Next, referring to FIG. 2G, a relatively thick oxide layer 27 of 15,000 A is grown with the silicon nitride layer at regions 60 and 58 as an oxidation mask. It is to be noted that the relatively thick oxide layer is of substantially uniform thickness. It is again to be noted that the edges of the masking nitride layer are lifted up due to oxidation in the lateral direction. Using a sixth mask with the hardened photoresist 62 covering the gate region 58, a boron ion implantation with a dose of 4×1012 /cm2 and at an energy of 100 Kev is performed to form an effective channel layer 17.
Next, referring to FIG. 2H, the hardened photoresist 62, the silicon nitride layer and the thin oxide layer of 600 A in the gate regions 58 and 60 are removed.
Next, anisotropic etching of silicon is performance to form V-grooves 16 and 22. A thin gate oxide layer 18 and 23 of approximately 600 A is grown over the V-grooves respectively.
Next, contact apertures 28, 29, 30, 31, 32 and 33 are opened utilizing a seventh mask in conjunction with conventional photolithographic and etching techniques. Aluminum is then deposed and defined through an eighth mask in conjunction with conventional photolithographic and etching techniques to form a device of FIG. 1.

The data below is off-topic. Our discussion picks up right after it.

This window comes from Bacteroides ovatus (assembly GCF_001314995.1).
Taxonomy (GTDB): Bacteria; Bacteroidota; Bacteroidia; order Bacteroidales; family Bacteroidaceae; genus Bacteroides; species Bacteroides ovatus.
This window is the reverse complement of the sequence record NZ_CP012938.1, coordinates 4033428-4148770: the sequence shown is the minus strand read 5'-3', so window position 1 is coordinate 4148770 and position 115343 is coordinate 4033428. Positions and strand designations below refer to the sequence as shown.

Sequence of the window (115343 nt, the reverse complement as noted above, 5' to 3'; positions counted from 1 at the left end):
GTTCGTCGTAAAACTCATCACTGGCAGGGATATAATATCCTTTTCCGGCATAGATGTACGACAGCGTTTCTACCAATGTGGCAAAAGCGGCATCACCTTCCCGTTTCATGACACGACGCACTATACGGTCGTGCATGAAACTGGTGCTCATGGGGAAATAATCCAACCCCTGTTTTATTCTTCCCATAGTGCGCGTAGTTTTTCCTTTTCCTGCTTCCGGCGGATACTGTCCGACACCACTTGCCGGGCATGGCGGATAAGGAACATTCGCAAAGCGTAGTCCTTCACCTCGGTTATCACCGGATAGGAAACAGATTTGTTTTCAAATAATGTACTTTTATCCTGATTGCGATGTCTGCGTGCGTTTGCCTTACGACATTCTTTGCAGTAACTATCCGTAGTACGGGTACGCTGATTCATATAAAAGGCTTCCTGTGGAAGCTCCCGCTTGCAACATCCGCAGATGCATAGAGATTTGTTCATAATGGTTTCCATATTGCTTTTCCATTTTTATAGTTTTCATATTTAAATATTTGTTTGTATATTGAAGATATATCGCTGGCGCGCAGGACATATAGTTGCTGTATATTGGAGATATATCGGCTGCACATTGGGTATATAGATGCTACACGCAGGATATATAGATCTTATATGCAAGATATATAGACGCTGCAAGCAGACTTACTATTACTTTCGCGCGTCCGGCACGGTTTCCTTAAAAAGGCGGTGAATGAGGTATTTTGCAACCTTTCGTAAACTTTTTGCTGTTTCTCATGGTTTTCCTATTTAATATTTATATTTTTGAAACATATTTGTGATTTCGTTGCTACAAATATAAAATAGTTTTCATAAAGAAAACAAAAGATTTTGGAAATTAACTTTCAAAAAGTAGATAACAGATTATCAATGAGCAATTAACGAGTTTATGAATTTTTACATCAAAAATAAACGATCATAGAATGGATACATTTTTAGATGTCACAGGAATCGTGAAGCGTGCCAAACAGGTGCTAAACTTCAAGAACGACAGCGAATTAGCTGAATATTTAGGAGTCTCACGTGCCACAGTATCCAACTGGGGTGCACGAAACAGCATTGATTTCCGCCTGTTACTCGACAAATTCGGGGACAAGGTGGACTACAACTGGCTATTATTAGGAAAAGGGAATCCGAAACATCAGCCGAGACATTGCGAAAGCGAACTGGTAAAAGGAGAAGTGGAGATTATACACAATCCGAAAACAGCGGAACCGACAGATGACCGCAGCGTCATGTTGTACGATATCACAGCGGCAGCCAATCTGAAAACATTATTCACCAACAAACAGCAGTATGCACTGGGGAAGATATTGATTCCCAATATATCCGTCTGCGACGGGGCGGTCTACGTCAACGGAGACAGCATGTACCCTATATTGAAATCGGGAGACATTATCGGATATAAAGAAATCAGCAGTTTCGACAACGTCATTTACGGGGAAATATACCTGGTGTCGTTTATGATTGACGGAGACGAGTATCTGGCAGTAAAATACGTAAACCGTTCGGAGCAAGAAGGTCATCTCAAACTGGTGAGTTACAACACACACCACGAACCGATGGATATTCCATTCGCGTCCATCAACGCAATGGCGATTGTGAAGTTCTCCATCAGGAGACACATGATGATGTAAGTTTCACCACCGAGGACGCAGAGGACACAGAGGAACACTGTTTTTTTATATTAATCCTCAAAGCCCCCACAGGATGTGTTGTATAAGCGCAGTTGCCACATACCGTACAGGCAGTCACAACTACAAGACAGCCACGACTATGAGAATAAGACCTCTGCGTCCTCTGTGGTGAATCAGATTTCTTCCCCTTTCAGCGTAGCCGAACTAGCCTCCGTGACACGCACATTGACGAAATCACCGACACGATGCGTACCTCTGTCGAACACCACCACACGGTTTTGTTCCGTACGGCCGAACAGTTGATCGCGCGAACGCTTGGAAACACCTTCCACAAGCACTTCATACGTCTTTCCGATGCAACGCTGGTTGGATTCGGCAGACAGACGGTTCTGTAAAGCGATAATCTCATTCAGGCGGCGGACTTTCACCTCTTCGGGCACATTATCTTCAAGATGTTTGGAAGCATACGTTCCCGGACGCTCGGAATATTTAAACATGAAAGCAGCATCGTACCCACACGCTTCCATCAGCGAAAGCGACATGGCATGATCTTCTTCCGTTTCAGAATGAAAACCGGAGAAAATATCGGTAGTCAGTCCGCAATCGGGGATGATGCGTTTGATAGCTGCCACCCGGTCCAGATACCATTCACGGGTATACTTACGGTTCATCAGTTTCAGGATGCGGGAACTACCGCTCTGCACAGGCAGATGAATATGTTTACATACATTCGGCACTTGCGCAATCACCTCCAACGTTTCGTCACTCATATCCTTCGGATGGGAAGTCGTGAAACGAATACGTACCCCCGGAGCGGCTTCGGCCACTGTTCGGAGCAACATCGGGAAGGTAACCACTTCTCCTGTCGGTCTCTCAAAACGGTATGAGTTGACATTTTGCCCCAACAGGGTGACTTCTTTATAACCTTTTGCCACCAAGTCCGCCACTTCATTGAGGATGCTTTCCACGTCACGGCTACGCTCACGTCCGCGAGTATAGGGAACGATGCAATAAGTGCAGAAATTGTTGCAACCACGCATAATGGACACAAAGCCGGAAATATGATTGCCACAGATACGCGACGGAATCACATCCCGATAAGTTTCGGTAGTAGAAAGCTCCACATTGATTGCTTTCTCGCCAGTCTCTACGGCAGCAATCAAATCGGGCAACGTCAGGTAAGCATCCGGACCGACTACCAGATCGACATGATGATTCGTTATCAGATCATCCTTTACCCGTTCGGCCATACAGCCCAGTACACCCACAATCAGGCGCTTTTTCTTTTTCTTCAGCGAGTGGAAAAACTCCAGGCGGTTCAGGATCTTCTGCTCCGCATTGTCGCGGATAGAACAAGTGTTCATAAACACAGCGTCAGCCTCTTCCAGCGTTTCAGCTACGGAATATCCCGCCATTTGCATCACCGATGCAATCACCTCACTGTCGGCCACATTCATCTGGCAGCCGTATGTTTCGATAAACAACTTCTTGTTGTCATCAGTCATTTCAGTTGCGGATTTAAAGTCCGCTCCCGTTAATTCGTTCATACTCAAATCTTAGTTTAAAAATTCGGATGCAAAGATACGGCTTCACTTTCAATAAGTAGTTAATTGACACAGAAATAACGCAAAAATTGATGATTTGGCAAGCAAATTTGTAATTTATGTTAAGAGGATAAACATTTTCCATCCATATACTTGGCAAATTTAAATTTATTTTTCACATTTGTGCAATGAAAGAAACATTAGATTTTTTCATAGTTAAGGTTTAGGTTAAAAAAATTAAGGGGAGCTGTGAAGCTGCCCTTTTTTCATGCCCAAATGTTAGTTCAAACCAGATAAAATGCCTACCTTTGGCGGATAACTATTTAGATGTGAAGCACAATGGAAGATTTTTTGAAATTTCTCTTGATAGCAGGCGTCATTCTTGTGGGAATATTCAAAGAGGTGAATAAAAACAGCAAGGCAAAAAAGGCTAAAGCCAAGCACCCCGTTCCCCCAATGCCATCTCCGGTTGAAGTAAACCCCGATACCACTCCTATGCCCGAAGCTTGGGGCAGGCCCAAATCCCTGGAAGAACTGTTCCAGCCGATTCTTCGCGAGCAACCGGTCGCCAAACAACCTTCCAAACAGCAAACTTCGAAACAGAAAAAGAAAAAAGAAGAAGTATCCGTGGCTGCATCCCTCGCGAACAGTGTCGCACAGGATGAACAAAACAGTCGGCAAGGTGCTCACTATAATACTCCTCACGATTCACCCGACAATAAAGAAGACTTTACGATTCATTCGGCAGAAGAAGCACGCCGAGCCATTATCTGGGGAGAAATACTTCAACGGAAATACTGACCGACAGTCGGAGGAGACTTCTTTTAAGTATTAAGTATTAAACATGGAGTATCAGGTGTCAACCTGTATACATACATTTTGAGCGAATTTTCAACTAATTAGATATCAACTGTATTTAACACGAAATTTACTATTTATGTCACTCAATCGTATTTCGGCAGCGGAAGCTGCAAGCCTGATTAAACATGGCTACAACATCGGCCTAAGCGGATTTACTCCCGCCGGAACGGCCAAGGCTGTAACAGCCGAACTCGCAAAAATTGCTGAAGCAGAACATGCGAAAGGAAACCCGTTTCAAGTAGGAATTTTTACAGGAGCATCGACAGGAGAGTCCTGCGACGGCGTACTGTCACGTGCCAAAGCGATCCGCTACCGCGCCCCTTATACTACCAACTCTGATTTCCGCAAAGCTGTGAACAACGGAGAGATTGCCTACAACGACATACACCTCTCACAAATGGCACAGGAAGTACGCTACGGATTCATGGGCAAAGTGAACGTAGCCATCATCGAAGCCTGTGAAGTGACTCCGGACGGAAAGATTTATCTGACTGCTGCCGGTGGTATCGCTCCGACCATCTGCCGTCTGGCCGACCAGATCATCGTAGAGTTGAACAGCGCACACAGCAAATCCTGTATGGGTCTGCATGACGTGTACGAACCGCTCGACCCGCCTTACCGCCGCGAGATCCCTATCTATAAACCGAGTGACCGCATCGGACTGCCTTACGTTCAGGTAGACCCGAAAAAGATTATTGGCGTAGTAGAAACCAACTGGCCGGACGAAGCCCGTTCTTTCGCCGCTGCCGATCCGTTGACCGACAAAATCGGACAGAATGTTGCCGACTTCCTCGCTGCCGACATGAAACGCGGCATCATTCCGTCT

A second embodiment of the present invention is shown in FIG. 3. An n-channel MOS transistor N2 similar to the n-channel transistor N1 of FIG. 1 is disposed in a p-type substrate 70, and a p-channel MOS transistor P2 similar to that of FIG. 1 is disposed in an n-type tub 71. It is to be noted that an p-type polycrystalline silicon 72 and 73 can be used as gate electrodes to achieve low threshold voltages, for example, 1 volt or less for the p-channel device P2. The impurity concentration for the effective channel layer 74 is preferred to be low, for example, ranges from 5×1015 -5×1016 /cm3 in order to obtain low threshold voltages (1 volt or less) for the n-channel transistor N2.
The fabrication and device characteristics of the device of FIG. 3 is similar to those of FIG. 1.
What is claimed and desired to be secured by Letter Patent. What I claim:
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|U.S. Classification||257/337, 257/E21.643, 148/DIG.70, 148/DIG.168, 257/402, 257/E27.066, 257/369|
|International Classification||H01L21/8238, H01L27/092|
|Cooperative Classification||Y10S148/168, Y10S148/07, H01L21/823885, H01L27/0927|
|European Classification||H01L21/8238V, H01L27/092P|
|Sep 28, 1981||AS||Assignment|
Owner name: CHAU,W. SANDY
Free format text: ASSIGNMENT OF ASSIGNORS INTEREST.;ASSIGNOR:OUYANG, PAUL HSIUNG;REEL/FRAME:003913/0336
Effective date: 19780201
Owner name: UNIVERSAL SEMICONDUCTOR, INC., A CORP. OF CA.
Free format text: ASSIGNMENT OF ASSIGNORS INTEREST.;ASSIGNOR:CHAU, W. SANDY;REEL/FRAME:003913/0158
Effective date: 19790402
Owner name: UNIVERSAL SEMICONDUCTOR, INC., A CORP. OF CA.
Free format text: ASSIGNMENT OF ASSIGNORS INTEREST.;ASSIGNOR:OUYANG, PAUL H.;REEL/FRAME:003913/0156
Effective date: 19790402